Young Humanist SG Meeting #4: Setting up a resource centre

We held a lunch networking session today to discuss the Humanist Society’s plans of setting up a resource centre. The resource centre aims to provide support for non-religious people in distress. We opened the meeting to people from all ages and all walks of life. About 20 people attended the discussions, held at Safra Toa Payoh.

In February, the Humanist Society placed an advertised Facebook post calling for resource centre suggestions. Many of those who responded wanted the centre to provide support in the form of counselling, meditation, temporary shelters and conflict resolution. They were also looking for a space to provide learning opportunities, such as establishing a small library with a dedicated list of books, holding workshops / classes and providing free tuition for low-income families. Others even suggested holding celebrant services, other interest group activities, and sharing a physical place with other NGOs,

Following the Facebook post, the Humanist Society held internal discussions with educators, psychologists and social workers within our network. We concluded that the Society should not replicate existing professional services. We should instead complement professional services by providing informal support in the form of first responders. Some have pointed to existing practices in religious institutions and NGOs. For example, a trained professional can provide basic training to first responders who could then escalate a serious case to professional help when needed. This is an existing model the Society can take up. These first responders do not provide solutions. They only act as a listening ear.

At today’s discussion, the 20 participants broke up into 3 separate discussion groups to discuss the next steps. The first group proposed that the resource centre could start with a tighter list of items, instead of trying to fulfill all requests gathered from the Facebook post at once. It can start with establishing a small team of first-responders and provide a listening ear to anyone who feels troubled.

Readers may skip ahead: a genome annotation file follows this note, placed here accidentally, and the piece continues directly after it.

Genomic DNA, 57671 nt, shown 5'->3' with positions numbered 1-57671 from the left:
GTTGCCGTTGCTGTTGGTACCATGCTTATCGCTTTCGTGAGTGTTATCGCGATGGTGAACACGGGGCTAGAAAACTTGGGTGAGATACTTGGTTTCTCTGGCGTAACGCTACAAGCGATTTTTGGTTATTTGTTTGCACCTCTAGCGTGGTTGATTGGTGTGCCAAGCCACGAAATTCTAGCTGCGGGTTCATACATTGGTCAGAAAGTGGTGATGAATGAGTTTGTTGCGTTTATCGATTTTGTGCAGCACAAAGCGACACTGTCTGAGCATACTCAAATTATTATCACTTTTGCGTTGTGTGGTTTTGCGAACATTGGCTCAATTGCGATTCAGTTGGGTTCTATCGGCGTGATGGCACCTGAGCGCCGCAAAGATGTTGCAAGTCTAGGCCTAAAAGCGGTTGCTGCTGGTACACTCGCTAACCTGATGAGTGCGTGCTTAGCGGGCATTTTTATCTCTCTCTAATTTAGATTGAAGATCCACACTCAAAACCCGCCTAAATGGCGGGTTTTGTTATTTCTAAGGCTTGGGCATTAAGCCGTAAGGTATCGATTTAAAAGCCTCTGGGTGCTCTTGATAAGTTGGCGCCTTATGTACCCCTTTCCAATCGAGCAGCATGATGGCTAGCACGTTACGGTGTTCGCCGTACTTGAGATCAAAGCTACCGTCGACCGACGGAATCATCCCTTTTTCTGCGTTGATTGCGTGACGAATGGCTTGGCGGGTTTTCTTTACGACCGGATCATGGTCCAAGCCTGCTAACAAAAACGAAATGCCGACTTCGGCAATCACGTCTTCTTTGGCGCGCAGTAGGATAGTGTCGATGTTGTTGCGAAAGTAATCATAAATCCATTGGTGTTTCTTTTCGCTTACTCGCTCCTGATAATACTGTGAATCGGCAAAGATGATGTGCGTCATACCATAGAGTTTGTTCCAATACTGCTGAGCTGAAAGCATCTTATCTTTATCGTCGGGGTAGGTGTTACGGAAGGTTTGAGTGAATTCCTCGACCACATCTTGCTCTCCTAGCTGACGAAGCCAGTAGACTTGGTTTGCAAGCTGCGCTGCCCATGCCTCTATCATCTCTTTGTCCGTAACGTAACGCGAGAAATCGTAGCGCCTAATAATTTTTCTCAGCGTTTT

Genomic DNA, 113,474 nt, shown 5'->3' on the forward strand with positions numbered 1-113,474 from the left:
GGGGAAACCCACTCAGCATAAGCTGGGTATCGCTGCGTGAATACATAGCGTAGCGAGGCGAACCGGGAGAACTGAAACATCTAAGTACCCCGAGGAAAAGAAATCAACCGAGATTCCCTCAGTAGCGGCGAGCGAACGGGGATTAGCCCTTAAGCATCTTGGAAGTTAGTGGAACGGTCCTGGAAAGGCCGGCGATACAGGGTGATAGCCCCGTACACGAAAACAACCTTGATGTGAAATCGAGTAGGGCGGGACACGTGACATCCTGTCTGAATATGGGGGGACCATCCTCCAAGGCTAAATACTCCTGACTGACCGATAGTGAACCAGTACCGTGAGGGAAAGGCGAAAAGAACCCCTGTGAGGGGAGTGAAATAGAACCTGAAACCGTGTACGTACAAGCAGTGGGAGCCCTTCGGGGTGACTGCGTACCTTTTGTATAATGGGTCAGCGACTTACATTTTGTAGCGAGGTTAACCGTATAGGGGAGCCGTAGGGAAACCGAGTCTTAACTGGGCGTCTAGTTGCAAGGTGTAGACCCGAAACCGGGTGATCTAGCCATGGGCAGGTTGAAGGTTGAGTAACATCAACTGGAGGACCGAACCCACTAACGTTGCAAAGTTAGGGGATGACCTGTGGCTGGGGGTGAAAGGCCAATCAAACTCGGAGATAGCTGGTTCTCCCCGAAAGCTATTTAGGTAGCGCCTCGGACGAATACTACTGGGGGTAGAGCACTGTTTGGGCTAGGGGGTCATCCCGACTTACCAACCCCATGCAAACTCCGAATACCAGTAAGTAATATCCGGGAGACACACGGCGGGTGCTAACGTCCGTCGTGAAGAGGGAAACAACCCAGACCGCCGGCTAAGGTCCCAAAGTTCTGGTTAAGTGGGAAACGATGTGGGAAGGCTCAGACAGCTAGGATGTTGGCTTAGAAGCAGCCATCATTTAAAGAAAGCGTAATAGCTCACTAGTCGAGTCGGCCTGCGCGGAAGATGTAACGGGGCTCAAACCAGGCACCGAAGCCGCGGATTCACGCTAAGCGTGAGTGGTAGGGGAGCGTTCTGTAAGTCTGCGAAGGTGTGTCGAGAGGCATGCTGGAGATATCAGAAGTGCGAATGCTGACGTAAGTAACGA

The first group felt that great care must be taken to explain the resource centre’s purpose, striking a balance between being specific (and searchable in Google) and what is acceptable to the general public. It should not be discreet because we are not doing anything illegal. At the same time, it cannot be antagonistic because it could attract the wrong type of volunteers and draw public backlash in a conservative country. There was also some debate about whether to keep the resource centre religion-neutral, or whether the Humanist Society — as a civil society and not a public service — should stay true to its original purpose and focus on helping the non-religious. One way to frame the resource centre, the first group concluded, was to describe it as a place for people “exploring non-religious alternatives to meaning in life.”

The second group discussed methods to seek funding. Establishing a resource centre would require some money and a good fundraiser is needed to drive the Society’s fundraising efforts. Once the funds are secured, the Society could look at temporary places to stay, such as hostels and backpacker hostels. The second group said it is important to present ourselves as a diverse community with different beliefs.

The third group noted that the Humanist Society currently lacks the expertise to provide such support. It suggested that in the meantime, it can rely on support in online forums. Although such forums already exist, they are very scattered and perhaps one dedicated forum could be set up to address people seeking psychological and social support. The third group also said that information for people seeking help should be made easily available online.

The first group also argued that online counselling could form the bulk of support efforts. A physical face-to-face meetup can be held, “friendship bench” style (see more above), at a central location such as the Hanis Cafe at NLB in town. After the initial contact has been made, the first responder can follow up with a mixture of online and physical engagement. Such an arrangement can ease the workload of first-responders who are unpaid volunteers with day jobs.

At the end of our discussion, a total of 10 people signed up to be first responders for our resource centre. We will be continuing more discussions in the months ahead, refining our purpose and generating more action items. If you have any suggestions for us, please contact us at